David Evans is an expressive tenor player who, like a unique vocalist, can use his horn to bring a fresh take to a timeless standard. For I Didn't Know About You , he has engaged a top shelf piano trio that has him successfully maneuvering through a wide range of sentiment to inspire an array of emotions. The result is a most satisfying session.
Joining Evans for his trip down memory lane is an all-star band with the versatile Mike Wofford providing rhythmically interesting piano accompaniment, bassist Bob Magnusson adding the right amount of punch, and former Bill Evans sideman Joe La Barbera on drums. The quartet begins up-tempo and happily announces that it is going to be putting on a "Late Late Show" until an achingly beautiful tenor line has Evans using the high register to implore Hoagy Carmichael's "Skylark" to find a love yet unknown. On this version, the bird succeeds, as the sense of forever is lovingly portrayed by a wonderfully unhurried "Never Let Me Go." Evans adds his singular tenor voice to those of Lester Young and Stan Getz as he also takes the melody of "Pennies From Heaven" astray, before Wofford harmonically calls up Duke Ellington with the assistance of Magnusson's sliding bass to set the stage for a breathy tenor voice that asks, "What else could I do?", "I Didn't Know About You."
There are literally hundreds of different recordings available for most of these selections, and many have highly recognizable vocal and instrumental versions. However, on standards such as the quartet's boppish takes on "I Want to Be Happy" and Cole Porter's "So In Love," the melodies don't pale, thanks to the vocal quality of Evans' horn and the inventiveness of the band. Likewise, tunes associated with other tenorists are not copies but are truer to the melodic intent. While Sonny Rollins sped across the ocean "On A Slow Boat to China," Evans, Magnusson and crew take a smooth slower ride; the ballad "Something to Remember You By," swung out by Lester Young, is given an easy swinging feel; and though Joe Henderson pleaded with his lover, Evans delicately reminds her "You Know I Care." Luciana Souza's "Argument" again has Evans playing the role of vocalist in a striking classical presentation, while Bernstein's "Some Other Time" is a touching end-of-the-night snuggler.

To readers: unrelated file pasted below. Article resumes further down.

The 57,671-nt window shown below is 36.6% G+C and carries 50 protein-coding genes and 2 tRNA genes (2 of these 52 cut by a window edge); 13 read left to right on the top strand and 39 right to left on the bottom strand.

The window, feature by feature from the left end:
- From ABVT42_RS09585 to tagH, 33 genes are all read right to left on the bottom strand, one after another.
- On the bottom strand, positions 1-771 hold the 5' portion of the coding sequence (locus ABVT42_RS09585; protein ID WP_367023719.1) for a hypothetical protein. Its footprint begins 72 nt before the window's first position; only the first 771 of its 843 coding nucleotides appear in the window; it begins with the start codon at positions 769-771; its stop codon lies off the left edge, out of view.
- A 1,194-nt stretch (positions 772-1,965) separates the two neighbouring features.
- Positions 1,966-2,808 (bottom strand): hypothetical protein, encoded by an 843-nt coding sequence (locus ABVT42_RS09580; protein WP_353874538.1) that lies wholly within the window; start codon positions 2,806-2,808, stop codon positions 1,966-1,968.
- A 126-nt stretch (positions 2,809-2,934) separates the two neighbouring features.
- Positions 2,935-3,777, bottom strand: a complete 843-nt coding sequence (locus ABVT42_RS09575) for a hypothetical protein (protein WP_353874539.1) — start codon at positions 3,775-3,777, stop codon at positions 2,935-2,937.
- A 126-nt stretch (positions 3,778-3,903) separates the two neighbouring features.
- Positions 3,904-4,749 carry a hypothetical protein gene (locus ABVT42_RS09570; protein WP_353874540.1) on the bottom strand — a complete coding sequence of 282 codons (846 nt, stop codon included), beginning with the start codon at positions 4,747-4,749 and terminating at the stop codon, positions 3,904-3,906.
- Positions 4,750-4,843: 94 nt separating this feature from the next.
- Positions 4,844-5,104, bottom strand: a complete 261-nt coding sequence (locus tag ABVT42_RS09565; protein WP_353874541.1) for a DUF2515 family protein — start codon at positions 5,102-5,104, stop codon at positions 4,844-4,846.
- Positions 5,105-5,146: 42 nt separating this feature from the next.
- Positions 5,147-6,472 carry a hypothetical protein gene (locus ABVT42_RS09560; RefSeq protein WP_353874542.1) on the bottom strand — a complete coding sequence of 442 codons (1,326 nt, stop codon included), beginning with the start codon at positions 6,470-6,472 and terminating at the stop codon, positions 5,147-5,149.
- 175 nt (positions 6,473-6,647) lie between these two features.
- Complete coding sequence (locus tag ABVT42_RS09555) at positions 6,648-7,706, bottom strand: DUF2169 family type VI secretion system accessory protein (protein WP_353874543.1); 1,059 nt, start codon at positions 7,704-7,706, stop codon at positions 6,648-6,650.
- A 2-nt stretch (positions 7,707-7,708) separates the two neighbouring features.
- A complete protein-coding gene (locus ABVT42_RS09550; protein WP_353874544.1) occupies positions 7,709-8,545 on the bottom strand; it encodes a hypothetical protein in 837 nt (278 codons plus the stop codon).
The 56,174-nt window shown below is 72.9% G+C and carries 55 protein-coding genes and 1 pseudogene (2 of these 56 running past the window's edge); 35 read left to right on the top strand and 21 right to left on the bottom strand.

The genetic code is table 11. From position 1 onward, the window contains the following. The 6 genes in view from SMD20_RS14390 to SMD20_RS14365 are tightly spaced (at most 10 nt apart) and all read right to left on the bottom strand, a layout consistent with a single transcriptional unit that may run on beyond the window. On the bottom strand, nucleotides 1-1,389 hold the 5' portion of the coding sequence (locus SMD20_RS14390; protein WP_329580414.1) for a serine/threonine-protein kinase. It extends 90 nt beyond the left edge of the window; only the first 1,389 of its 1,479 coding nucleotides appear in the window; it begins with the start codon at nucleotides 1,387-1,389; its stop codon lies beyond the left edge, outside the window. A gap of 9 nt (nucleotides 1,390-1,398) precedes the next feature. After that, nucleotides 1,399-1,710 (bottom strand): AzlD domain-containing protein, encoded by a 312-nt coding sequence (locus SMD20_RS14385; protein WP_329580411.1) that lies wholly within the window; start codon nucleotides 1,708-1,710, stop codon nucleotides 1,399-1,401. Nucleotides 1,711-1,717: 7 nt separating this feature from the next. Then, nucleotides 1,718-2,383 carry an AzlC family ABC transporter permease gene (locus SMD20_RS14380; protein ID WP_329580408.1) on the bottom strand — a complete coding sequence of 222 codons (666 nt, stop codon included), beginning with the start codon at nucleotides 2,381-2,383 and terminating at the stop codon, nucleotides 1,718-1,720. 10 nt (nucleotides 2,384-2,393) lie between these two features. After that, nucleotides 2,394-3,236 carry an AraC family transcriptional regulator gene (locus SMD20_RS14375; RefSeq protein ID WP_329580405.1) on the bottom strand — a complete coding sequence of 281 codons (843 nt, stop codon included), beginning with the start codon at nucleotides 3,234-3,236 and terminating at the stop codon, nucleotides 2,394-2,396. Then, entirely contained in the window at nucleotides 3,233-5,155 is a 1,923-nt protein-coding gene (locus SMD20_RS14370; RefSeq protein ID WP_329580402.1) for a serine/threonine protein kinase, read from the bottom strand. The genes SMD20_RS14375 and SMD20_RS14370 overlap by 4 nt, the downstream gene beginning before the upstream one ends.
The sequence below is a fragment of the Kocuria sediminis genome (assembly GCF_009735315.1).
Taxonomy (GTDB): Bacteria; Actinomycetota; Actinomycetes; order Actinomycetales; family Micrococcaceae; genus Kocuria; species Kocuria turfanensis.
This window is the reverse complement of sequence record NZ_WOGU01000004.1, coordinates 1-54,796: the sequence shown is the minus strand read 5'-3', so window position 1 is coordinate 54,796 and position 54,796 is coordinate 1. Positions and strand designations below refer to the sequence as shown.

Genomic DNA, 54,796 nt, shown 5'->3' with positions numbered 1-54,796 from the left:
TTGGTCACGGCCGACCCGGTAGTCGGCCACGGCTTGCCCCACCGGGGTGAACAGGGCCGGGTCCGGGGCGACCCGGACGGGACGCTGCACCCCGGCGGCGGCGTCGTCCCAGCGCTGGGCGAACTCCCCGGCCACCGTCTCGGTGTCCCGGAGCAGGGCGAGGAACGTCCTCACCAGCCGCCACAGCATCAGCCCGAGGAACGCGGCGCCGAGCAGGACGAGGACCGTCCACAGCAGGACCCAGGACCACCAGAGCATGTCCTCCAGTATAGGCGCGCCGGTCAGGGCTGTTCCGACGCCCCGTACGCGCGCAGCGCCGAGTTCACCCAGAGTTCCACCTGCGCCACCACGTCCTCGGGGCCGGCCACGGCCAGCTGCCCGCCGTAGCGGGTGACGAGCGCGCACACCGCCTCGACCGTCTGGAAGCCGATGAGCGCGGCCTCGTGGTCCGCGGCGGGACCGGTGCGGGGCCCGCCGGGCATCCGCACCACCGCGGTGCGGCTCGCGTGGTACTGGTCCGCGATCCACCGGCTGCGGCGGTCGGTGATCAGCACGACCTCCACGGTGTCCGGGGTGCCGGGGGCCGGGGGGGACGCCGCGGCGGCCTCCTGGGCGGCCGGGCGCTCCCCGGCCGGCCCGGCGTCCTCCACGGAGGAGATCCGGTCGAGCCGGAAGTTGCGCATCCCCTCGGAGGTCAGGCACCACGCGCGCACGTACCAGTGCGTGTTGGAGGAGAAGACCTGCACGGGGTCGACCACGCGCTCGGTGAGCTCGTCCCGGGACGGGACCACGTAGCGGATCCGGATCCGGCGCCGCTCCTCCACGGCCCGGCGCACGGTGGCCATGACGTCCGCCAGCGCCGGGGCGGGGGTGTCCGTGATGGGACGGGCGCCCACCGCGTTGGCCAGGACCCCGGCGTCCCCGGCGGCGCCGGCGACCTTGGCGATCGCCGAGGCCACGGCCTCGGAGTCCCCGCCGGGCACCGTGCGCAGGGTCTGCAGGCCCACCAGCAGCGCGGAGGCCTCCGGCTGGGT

Track Listing: 1.The Late Late Show 2.Skylark 3.Never Let Me Go 4.Pennies From Heaven 5.I Didn't Know About You 6.I Want To Be Happy 7.Something To Remember You By 8.You Know I Care 9.On A Slow Boat To China 10.Argument 11.So In Love 12.Some Other Time
Personnel: David Evans-tenor saxophone, Mike Wofford-piano, Bob Magnusson-bass, Joe La Barbera-drums
I was first exposed to jazz as a baby. When I was a child, my parents regularly played classic jazz, i.e., Fitzgerald, Hawkins, Holiday, Davis, Coltrane, Monk, Montgomery, Silver, etc. I vividly remember sitting in front of the stereo as a kid, rocking back and forth to jazz, so the music is embedded in me
I was first exposed to jazz as a baby. When I was a child, my parents regularly played classic jazz, i.e., Fitzgerald, Hawkins, Holiday, Davis, Coltrane, Monk, Montgomery, Silver, etc. I vividly remember sitting in front of the stereo as a kid, rocking back and forth to jazz, so the music is embedded in me. As a life-long jazz lover, I eventually became a jazz educator and producer/host of a very popular jazz radio program in Los Angeles, California.
I love jazz because it is so free. I can think, feel, and dream to jazz, and it allows my mind to flow and expand, musically and otherwise. I also love jazz because it, much like other forms of music, allows opportunities to bring people from all walks of life together. What makes jazz more significant to me, though, is its historical significance; that is, how jazz served, in part, as a method of bringing communities together, a cultural/social/spiritual conduit.